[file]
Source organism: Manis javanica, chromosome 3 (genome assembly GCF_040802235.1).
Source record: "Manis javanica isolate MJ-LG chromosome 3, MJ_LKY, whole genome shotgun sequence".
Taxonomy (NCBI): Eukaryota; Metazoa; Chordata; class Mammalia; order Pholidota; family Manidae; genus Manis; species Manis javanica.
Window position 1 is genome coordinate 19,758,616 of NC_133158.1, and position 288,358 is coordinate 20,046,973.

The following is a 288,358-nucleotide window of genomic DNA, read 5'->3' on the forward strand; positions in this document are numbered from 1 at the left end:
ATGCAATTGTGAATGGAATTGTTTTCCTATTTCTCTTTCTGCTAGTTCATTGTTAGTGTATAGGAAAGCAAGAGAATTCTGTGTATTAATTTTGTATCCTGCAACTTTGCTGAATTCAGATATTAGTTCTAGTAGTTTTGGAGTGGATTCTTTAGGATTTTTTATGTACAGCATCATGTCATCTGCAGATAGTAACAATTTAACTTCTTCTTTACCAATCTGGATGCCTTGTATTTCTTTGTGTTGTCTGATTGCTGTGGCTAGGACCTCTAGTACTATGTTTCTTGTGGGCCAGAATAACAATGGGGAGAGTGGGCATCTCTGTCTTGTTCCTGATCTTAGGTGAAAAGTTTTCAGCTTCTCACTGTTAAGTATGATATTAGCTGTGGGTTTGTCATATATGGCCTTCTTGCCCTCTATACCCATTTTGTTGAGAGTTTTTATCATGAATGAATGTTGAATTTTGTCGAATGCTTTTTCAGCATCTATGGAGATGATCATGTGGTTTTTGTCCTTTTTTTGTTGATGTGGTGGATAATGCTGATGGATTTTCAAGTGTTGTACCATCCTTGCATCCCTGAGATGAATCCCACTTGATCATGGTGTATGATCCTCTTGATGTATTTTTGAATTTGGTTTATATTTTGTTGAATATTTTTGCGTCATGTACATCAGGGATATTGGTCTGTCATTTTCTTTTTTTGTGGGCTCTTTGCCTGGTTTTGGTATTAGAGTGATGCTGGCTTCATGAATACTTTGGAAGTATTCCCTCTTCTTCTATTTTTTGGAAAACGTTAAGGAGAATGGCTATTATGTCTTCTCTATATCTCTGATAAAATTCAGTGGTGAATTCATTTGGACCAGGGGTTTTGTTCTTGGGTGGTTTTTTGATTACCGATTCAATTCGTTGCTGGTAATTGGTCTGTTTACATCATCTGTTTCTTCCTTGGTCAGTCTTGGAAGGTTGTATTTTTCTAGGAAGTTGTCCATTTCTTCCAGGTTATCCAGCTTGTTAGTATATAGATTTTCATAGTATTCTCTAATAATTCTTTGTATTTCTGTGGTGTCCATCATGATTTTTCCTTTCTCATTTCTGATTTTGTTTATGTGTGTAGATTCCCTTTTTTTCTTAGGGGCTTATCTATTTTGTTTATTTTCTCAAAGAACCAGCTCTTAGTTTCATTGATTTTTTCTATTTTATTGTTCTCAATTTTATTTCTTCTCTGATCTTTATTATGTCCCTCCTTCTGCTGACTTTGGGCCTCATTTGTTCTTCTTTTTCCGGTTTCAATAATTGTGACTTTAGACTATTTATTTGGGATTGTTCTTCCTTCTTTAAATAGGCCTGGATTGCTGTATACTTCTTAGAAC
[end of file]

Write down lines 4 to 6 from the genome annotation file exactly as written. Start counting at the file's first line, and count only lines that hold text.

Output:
Window position 1 is genome coordinate 19,758,616 of NC_133158.1, and position 288,358 is coordinate 20,046,973.

The following is a 288,358-nucleotide window of genomic DNA, read 5'->3' on the forward strand; positions in this document are numbered from 1 at the left end:
ATGCAATTGTGAATGGAATTGTTTTCCTATTTCTCTTTCTGCTAGTTCATTGTTAGTGTATAGGAAAGCAAGAGAATTCTGTGTATTAATTTTGTATCCTGCAACTTTGCTGAATTCAGATATTAGTTCTAGTAGTTTTGGAGTGGATTCTTTAGGATTTTTTATGTACAGCATCATGTCATCTGCAGATAGTAACAATTTAACTTCTTCTTTACCAATCTGGATGCCTTGTATTTCTTTGTGTTGTCTGATTGCTGTGGCTAGGACCTCTAGTACTATGTTTCTTGTGGGCCAGAATAACAATGGGGAGAGTGGGCATCTCTGTCTTGTTCCTGATCTTAGGTGAAAAGTTTTCAGCTTCTCACTGTTAAGTATGATATTAGCTGTGGGTTTGTCATATATGGCCTTCTTGCCCTCTATACCCATTTTGTTGAGAGTTTTTATCATGAATGAATGTTGAATTTTGTCGAATGCTTTTTCAGCATCTATGGAGATGATCATGTGGTTTTTGTCCTTTTTTTGTTGATGTGGTGGATAATGCTGATGGATTTTCAAGTGTTGTACCATCCTTGCATCCCTGAGATGAATCCCACTTGATCATGGTGTATGATCCTCTTGATGTATTTTTGAATTTGGTTTATATTTTGTTGAATATTTTTGCGTCATGTACATCAGGGATATTGGTCTGTCATTTTCTTTTTTTGTGGGCTCTTTGCCTGGTTTTGGTATTAGAGTGATGCTGGCTTCATGAATACTTTGGAAGTATTCCCTCTTCTTCTATTTTTTGGAAAACGTTAAGGAGAATGGCTATTATGTCTTCTCTATATCTCTGATAAAATTCAGTGGTGAATTCATTTGGACCAGGGGTTTTGTTCTTGGGTGGTTTTTTGATTACCGATTCAATTCGTTGCTGGTAATTGGTCTGTTTACATCATCTGTTTCTTCCTTGGTCAGTCTTGGAAGGTTGTATTTTTCTAGGAAGTTGTCCATTTCTTCCAGGTTATCCAGCTTGTTAGTATATAGATTTTCATAGTATTCTCTAATAATTCTTTGTATTTCTGTGGTGTCCATCATGATTTTTCCTTTCTCATTTCTGATTTTGTTTATGTGTGTAGATTCCCTTTTTTTCTTAGGGGCTTATCTATTTTGTTTATTTTCTCAAAGAACCAGCTCTTAGTTTCATTGATTTTTTCTATTTTATTGTTCTCAATTTTATTTCTTCTCTGATCTTTATTATGTCCCTCCTTCTGCTGACTTTGGGCCTCATTTGTTCTTCTTTTTCCGGTTTCAATAATTGTGACTTTAGACTATTTATTTGGGATTGTTCTTCCTTCTTTAAATAGGCCTGGATTGCTGTATACTTCTTAGAAC